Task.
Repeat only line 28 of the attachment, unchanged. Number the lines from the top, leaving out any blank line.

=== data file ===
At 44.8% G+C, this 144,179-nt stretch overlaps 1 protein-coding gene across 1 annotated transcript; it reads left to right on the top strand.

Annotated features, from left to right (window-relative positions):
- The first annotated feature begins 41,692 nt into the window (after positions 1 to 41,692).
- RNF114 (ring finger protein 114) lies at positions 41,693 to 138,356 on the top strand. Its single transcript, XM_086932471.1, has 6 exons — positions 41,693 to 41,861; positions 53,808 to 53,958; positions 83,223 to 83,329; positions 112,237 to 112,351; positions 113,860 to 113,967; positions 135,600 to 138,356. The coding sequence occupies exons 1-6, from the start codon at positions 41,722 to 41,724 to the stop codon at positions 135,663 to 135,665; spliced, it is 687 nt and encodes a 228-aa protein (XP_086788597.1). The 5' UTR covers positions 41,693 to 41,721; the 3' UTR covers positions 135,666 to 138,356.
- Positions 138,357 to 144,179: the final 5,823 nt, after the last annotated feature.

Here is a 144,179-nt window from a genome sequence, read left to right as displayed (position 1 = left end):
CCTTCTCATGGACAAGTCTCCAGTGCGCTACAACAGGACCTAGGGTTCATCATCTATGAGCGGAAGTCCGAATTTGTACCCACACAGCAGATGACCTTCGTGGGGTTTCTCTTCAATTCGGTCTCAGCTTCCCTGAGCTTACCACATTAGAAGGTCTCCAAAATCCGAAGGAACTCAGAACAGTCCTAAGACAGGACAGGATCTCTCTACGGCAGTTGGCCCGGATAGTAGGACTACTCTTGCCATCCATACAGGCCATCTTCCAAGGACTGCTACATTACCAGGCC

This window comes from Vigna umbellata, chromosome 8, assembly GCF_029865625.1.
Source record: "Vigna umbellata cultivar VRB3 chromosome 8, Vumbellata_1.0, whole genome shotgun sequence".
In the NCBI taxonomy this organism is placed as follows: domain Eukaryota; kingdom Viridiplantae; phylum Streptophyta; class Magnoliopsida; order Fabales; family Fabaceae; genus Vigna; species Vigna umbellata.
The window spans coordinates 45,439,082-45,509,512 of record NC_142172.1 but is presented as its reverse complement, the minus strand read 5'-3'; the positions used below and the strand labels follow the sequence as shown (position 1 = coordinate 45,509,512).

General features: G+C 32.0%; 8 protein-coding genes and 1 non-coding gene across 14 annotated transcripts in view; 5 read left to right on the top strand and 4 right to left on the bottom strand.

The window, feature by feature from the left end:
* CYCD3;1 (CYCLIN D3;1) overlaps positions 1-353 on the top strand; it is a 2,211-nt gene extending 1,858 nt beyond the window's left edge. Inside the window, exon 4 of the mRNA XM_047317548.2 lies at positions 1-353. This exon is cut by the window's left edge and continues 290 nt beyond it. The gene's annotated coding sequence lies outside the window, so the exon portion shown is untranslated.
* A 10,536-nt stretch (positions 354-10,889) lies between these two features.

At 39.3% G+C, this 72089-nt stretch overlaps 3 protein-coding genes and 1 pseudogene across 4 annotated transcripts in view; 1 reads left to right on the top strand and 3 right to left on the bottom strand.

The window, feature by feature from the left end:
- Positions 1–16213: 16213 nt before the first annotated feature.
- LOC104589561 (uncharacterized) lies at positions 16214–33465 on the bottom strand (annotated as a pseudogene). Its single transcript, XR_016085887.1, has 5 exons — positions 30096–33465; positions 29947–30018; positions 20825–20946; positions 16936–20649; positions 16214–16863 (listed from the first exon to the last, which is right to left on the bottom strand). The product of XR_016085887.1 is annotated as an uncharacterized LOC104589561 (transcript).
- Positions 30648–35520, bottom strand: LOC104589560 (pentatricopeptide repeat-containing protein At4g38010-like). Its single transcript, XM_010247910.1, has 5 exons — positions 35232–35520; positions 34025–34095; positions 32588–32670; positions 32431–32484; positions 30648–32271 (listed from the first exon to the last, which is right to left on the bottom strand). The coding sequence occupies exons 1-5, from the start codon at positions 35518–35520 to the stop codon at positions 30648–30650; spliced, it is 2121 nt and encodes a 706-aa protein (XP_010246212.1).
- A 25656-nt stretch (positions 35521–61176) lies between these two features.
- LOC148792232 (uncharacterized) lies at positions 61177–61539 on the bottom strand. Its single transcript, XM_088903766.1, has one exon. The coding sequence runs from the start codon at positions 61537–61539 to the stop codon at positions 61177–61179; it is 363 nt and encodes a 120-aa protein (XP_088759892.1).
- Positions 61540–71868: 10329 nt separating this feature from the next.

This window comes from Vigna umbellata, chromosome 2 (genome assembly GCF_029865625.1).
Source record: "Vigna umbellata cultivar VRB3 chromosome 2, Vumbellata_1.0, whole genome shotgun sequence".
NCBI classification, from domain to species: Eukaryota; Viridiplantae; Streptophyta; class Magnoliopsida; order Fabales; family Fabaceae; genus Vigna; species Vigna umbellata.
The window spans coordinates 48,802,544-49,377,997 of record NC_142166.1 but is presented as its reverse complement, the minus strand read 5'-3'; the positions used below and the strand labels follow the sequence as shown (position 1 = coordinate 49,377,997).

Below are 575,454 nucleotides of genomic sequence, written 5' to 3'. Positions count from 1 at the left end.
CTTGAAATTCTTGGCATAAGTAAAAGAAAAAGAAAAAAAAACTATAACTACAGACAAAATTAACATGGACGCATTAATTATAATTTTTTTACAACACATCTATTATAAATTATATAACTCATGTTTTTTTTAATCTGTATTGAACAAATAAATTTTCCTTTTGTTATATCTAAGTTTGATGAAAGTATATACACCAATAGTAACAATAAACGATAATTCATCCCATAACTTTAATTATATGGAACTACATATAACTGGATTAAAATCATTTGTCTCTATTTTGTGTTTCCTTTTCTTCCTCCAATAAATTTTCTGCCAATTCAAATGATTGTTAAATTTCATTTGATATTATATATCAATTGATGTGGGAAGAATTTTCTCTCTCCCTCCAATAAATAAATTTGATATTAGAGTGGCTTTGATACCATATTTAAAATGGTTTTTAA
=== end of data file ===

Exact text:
Below are 575,454 nucleotides of genomic sequence, written 5' to 3'. Positions count from 1 at the left end.